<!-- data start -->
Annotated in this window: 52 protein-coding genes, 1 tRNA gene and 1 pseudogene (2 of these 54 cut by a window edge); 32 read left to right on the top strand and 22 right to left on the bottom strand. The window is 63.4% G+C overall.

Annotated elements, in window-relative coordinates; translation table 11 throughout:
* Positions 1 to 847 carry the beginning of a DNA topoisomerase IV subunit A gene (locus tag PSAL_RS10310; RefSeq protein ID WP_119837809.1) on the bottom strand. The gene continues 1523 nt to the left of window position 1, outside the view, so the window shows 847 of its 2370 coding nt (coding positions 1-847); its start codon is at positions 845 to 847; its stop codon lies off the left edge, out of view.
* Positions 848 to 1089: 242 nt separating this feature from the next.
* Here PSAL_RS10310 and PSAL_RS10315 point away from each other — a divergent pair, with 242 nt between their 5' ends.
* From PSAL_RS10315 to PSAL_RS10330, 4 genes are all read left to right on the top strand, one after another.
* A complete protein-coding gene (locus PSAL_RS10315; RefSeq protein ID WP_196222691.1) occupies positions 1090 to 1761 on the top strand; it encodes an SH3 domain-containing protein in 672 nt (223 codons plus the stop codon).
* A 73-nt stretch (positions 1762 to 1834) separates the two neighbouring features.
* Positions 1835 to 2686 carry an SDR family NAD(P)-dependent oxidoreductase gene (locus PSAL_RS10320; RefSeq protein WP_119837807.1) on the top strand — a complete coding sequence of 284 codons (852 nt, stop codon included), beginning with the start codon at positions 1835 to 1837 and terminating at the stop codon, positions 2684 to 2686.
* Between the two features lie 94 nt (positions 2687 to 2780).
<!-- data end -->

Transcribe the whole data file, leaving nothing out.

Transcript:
Annotated in this window: 52 protein-coding genes, 1 tRNA gene and 1 pseudogene (2 of these 54 cut by a window edge); 32 read left to right on the top strand and 22 right to left on the bottom strand. The window is 63.4% G+C overall.

Annotated elements, in window-relative coordinates; translation table 11 throughout:
* Positions 1 to 847 carry the beginning of a DNA topoisomerase IV subunit A gene (locus tag PSAL_RS10310; RefSeq protein ID WP_119837809.1) on the bottom strand. The gene continues 1523 nt to the left of window position 1, outside the view, so the window shows 847 of its 2370 coding nt (coding positions 1-847); its start codon is at positions 845 to 847; its stop codon lies off the left edge, out of view.
* Positions 848 to 1089: 242 nt separating this feature from the next.
* Here PSAL_RS10310 and PSAL_RS10315 point away from each other — a divergent pair, with 242 nt between their 5' ends.
* From PSAL_RS10315 to PSAL_RS10330, 4 genes are all read left to right on the top strand, one after another.
* A complete protein-coding gene (locus PSAL_RS10315; RefSeq protein ID WP_196222691.1) occupies positions 1090 to 1761 on the top strand; it encodes an SH3 domain-containing protein in 672 nt (223 codons plus the stop codon).
* A 73-nt stretch (positions 1762 to 1834) separates the two neighbouring features.
* Positions 1835 to 2686 carry an SDR family NAD(P)-dependent oxidoreductase gene (locus PSAL_RS10320; RefSeq protein WP_119837807.1) on the top strand — a complete coding sequence of 284 codons (852 nt, stop codon included), beginning with the start codon at positions 1835 to 1837 and terminating at the stop codon, positions 2684 to 2686.
* Between the two features lie 94 nt (positions 2687 to 2780).